Around 100-150 migrants staged a demonstration outside Budapest's main international train station Wednesday as police blocked some 2,000 people from boarding trains to Austria and Germany, an AFP reporter said.
Around 600 men, women and children, mostly from Syria, Iraq and Afghanistan, were sitting or standing outside the Keleti station while some 1,200 were downstairs in a so-called "transit zone".
Meanwhile around 100 migrants arriving from a registration centre near the border with Serbia were sitting on the platform at a suburban train station, refusing to board a train to the Debrecen refugee camp.
Police said in a statement that the group "demanded to be allowed to travel on to Germany... Police have taken the necessary security steps to ensure that train traffic is undisturbed."
Hungary, which saw 50,000 migrants enter the country in August alone, this week allowed thousands to board trains to Austria and Germany but in a U-turn on Tuesday police suddenly blocked access to the station for anyone without an EU visa.
Only around 150 migrants arrived in Vienna by train from Budapest on Tuesday afternoon, police said. On Monday a record 3,650 arrived.
The Hungarian government of right-wing Prime Minister Viktor Orban, which has built a razor-wire barrier along its 175-kilometre (110-mile) border with Serbia, said that it was applying EU rules.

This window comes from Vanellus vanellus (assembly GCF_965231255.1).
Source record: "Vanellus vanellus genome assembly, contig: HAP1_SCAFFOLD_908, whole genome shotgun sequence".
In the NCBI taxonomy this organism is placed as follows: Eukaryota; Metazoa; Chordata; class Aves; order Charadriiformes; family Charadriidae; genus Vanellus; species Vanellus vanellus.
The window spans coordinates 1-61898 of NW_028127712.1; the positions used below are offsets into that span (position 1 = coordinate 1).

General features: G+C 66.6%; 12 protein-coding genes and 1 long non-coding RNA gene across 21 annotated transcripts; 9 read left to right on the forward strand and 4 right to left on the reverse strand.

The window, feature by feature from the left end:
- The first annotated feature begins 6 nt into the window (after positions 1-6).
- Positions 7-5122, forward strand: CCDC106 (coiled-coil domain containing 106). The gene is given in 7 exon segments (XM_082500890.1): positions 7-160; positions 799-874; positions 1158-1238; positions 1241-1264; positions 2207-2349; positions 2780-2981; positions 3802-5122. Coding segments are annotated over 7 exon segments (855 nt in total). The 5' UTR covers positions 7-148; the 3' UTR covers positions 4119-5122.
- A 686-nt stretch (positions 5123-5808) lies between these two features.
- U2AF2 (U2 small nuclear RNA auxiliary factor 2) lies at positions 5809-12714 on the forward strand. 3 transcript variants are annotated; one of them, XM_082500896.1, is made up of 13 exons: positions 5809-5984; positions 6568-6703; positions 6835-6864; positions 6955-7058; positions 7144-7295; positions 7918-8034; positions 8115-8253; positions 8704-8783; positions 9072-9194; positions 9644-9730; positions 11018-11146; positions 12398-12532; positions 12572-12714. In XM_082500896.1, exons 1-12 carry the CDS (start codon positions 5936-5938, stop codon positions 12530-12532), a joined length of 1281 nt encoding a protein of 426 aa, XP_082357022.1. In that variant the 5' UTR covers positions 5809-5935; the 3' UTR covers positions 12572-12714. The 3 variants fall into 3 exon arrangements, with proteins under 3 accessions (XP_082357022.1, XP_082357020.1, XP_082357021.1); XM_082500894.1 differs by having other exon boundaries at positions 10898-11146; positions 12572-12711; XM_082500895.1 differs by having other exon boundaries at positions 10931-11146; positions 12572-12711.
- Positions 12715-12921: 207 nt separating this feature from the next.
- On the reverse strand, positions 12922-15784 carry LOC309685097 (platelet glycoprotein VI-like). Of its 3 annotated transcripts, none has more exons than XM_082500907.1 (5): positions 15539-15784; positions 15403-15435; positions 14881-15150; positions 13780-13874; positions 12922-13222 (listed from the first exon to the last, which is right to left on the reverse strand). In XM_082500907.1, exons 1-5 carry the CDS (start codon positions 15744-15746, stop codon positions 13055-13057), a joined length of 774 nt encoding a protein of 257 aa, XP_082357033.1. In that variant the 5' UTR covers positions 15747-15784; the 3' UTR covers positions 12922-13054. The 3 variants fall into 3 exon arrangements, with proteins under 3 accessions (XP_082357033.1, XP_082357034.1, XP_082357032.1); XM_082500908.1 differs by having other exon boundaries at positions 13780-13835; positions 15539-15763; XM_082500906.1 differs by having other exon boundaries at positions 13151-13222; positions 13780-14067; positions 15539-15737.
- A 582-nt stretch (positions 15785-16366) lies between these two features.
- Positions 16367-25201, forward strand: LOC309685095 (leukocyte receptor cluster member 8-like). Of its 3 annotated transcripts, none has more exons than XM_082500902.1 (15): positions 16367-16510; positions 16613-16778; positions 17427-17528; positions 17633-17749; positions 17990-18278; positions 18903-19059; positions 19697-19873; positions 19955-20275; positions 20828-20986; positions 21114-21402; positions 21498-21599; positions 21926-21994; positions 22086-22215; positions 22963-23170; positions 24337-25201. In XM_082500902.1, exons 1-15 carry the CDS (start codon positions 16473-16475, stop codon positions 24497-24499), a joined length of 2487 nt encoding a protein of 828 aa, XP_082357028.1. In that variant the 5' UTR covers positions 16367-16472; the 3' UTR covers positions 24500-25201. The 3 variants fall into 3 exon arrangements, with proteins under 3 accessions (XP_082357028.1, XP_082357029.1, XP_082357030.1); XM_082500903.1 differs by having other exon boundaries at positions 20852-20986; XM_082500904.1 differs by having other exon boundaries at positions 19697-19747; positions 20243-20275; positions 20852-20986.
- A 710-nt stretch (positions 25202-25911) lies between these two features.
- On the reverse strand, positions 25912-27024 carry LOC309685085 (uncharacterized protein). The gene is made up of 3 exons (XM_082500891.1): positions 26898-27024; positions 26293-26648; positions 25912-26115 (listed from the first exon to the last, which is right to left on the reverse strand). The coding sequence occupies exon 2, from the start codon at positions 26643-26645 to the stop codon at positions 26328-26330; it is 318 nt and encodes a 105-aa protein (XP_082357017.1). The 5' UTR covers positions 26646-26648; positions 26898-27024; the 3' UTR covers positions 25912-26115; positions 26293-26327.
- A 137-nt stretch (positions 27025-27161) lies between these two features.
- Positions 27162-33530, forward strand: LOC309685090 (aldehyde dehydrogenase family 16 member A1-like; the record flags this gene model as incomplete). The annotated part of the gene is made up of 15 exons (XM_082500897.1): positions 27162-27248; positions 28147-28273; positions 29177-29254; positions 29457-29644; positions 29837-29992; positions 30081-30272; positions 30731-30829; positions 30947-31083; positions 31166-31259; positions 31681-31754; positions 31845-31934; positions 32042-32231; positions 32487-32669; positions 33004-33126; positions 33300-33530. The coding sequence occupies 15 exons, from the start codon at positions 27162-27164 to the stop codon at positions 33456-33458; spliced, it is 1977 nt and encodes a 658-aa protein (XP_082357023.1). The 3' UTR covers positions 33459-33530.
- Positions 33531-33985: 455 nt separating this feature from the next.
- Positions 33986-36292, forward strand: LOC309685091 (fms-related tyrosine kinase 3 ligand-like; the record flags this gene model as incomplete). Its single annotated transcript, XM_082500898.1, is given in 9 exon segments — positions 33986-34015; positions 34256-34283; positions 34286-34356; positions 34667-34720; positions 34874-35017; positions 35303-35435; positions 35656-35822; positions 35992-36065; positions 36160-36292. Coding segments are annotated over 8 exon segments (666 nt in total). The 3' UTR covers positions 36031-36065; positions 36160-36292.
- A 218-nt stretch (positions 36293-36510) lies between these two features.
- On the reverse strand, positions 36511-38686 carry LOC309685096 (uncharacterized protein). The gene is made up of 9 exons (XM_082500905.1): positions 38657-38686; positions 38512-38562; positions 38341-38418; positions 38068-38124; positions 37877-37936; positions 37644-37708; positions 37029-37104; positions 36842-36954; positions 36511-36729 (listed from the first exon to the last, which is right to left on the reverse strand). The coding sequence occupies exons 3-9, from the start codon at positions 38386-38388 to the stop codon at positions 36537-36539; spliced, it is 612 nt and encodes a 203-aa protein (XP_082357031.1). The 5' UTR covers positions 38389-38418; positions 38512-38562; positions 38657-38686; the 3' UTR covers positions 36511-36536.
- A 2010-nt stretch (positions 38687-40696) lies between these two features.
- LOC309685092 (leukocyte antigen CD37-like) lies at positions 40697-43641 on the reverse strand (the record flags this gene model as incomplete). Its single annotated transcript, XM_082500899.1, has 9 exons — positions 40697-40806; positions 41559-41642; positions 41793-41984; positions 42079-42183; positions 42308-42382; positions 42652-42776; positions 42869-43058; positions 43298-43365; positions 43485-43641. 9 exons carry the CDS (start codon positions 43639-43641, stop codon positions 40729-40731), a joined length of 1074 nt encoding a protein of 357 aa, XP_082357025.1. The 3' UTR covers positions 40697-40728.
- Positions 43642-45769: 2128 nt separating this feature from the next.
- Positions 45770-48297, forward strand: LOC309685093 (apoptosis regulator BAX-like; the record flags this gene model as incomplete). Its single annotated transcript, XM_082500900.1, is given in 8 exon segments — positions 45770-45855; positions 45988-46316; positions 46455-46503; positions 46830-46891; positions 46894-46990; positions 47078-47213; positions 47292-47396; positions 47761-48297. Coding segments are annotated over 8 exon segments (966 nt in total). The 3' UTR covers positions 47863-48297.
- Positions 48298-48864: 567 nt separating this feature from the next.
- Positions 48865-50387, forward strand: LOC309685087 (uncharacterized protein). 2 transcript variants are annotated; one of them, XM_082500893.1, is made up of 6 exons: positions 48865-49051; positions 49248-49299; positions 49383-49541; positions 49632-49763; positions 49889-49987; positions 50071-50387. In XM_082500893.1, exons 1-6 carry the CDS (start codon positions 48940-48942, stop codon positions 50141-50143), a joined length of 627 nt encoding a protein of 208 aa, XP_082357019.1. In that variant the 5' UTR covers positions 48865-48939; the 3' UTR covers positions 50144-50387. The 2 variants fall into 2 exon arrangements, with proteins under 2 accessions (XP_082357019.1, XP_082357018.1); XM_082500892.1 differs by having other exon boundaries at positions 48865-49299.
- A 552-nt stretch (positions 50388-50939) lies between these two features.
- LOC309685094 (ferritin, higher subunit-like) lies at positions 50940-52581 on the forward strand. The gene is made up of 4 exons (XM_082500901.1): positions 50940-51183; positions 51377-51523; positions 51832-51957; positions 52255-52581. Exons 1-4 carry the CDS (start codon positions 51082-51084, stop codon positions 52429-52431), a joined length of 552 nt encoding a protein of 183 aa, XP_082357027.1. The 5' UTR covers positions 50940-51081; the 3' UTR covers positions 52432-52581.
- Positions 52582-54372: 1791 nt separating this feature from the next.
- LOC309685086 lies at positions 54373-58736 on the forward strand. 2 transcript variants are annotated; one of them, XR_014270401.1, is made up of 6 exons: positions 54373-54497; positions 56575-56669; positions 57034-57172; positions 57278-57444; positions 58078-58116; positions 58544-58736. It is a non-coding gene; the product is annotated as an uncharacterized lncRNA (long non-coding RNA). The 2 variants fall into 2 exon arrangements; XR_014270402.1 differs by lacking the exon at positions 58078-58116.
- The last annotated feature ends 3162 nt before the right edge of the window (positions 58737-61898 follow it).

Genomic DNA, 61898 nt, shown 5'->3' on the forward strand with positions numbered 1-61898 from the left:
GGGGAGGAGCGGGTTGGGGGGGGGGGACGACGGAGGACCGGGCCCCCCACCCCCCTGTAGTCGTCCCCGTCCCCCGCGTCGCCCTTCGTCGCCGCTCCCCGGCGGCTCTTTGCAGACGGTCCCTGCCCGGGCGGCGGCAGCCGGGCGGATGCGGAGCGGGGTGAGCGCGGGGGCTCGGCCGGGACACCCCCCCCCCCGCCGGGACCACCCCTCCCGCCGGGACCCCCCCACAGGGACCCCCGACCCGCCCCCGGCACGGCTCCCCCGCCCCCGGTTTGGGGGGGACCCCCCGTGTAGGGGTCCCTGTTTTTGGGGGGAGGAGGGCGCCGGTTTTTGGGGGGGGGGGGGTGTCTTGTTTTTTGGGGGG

"Normal people, abnormal people, educated, uneducated, doctors, engineers, any people, we're staying here. Until we go by train to Germany," said Mohammad, a Syrian protesting at the station.
"And this is what we will be doing (protesting) for the next day, for the next month, for the next year and for our whole life. We need our rights... It's not our dream to stay here and to sleep in the streets."
Hungary's razor-wire barrier is proving ineffective in keeping out the tens of thousands of people trekking up from Greece through the western Balkans, with Hungarian authorities saying that 2,284 crossed on Tuesday including 353 children.
"If Europe is letting us in, why don't they give us visas? Why do we have to make this clandestine journey?" Bilal, a Syrian from the divided city of Aleppo, told AFP on Tuesday near Serbia's border with Hungary.
"We fear that one day everything will change, that even Germany will close the border when it has had enough, so we must make our journey extremely fast," he said.